Volume 4 – Number 2

US-Baltic Relations
The American Baltic relationship began on 10 Dec 1918, when the U.S. Senate passed Resolution No. 379 supporting the secession of the Baltic States from Soviet Russia. “All these nations must be free and independent, since the Baltic Sea coast belongs to them, and this makes their independence important for the future peace and freedom of the world. Diplomatic relations between the U.S and Baltic nations were first established on July 28, 1922. After the Soviet invasion of the Baltic countries, Undersecretary of State Sumner Wells on June 23, 1940 issued a declaration which established continued recognition of Baltic independence as official U.S. policy. The U.S. never recognized the Soviet annexation of the Baltic nations. The U.S. reestablished its diplomatic presences in the Baltic countries in 1991. U.S. policy in the Baltic countries seeks to intensify bilateral and NATO cooperation in the global war on terror, promote economic development and social integrations, and support historical reconciliation as well as efforts to combat corruption.

Congressional Resolution H.Con. Res. 153: Russia Doesn’t Belong in G-8
Representatives Christopher Cox (R-CA), Chairman of the Committee on Homeland Security, (HCHS) and Tom Lantos (D-CA), Ranking Member of the HIRC, introduced a bipartisan bill (5/3/05) urging the suspension of Russia’s membership in the Group of 8 nations until the country adheres to international norms and standards of democracy. “Russia has failed to complete a successful transition from communism to free enterprise, and from a Soviet police state to a stable, securely democratic society. Vladimir Putin needs to show that his nations belongs in the same league with the other G-7 members,” stated Representative Cox.

Senator Durbin Introduces Resolution (S. Res. 150) Honoring Victims of Communism
On May 19, Senator Richard Durbin (D-IL) introduced resolution S. Res. 150 expressing continued support for the construction of the Victims of Communism Memorial in Washington, D.C. The Victims of Communism Memorial Foundation plans to construct the memorial near Georgetown University Law Center. Aiding the efforts are the Joint Baltic American National Committee and the Baltic American Freedom League. The project has generated strong support among the people of Baltic countries (Diena 5/24/05).

Russia Signs Border Agreement with Estonia while Putin Lashes at Latvia
After ten years of negotiations and stalling, Russia finally signed the long awaited agreement on the Estonia-Russia border. Under terms of the agreement, Russia obtains confirmation of its possession of two areas that were taken from Estonia and attached to the Russian SFSR during the occupation of Estonia—the town of Iaanilinn (opposite Narva) and the district of Petseri. The areas make up 5% of Estonia’s territory prior to the Soviet occupation.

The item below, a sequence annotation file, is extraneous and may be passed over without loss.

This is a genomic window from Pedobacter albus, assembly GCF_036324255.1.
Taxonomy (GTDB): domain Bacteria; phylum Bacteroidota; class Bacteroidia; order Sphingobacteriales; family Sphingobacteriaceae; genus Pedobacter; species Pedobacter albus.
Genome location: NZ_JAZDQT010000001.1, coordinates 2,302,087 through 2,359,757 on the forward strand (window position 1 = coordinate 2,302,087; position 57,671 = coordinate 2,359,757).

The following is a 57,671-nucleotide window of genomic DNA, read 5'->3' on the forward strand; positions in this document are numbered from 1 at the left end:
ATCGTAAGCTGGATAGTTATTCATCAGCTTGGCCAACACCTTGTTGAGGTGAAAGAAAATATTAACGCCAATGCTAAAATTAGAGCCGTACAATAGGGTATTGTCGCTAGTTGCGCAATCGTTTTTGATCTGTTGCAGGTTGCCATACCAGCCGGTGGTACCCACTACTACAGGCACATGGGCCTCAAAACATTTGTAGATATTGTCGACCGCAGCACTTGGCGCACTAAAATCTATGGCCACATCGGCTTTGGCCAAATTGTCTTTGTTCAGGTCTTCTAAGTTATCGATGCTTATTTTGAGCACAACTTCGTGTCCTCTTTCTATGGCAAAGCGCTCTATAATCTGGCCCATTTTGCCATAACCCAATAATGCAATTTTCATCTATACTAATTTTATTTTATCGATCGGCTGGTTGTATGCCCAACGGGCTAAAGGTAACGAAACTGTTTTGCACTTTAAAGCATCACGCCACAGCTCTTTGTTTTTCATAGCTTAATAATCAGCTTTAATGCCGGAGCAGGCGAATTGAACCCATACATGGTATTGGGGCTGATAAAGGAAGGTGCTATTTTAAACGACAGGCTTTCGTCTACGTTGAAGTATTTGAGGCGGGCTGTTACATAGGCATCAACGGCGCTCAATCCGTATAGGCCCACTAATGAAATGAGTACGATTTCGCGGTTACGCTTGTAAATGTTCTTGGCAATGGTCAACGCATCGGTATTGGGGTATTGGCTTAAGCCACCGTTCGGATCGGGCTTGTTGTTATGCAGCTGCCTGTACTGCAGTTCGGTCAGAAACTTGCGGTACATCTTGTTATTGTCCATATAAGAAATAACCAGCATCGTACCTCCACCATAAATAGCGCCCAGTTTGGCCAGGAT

Latvia’s border agreement with Russia was agreed to and initialed in 1997. The two countries had been expected to sign the treaty on May 10th, but the Kremlin balked after the Latvian government issued a declaration that the Russian authorities believe is designed to leave Russia open to territorial claims, even though the Latvian government has repeatedly declared it has no territorial claims against Russia. At a press conference at Pravda offices, naming a region in Latvia appropriated by Russia during the occupation of Latvia, Putin warned if Latvia demands it be returned, “all they will get is a dead donkeys ears.” Previously, when talking of returning territories the President used expressions such as “soft-boiled boots” and “a big goose egg.” At a EU-Russia ceremony in Moscow, he called Latvia’s “claims to the region” as “idiotic” [no such claim has been made]. The region in question Abrene (now Pytalovo) constitutes about 2% or about 460 square miles of Latvia’s pre-occupation territory. (Pravda 5/23.05, BNS 5/29/05, EDM 5/2/05).

Lithuania, Poland, Ukraine Form Joint Parliamentary Assembly and Peacekeeping Battalion.
(BNS) The Chairmen of the Lithuanian, Polish and Ukrainian parliaments on May 13 signed a declaration on forming an Inter-Parliamentary Assembly of the three countries. The Assembly’s main goals include advancing Ukraine’s aspirations to join NATO and the European Union, helping transfer Poland’s and Lithuania’s successful reform experience to Ukraine and other new democracies, and supporting an open admission policy by NATO and the EU for other aspirant countries. The three countries are also about to form a joint peacekeeping battalion. The battalion’s first assignment starts later this year in Kosovo, with Poland and Ukraine contributing 300 troops each, and Lithuania 140 troops to KFOR. The battalion may participate in peacekeeping missions in Moldova and Georgia.

Baltic Countries Best Integrated with World Economy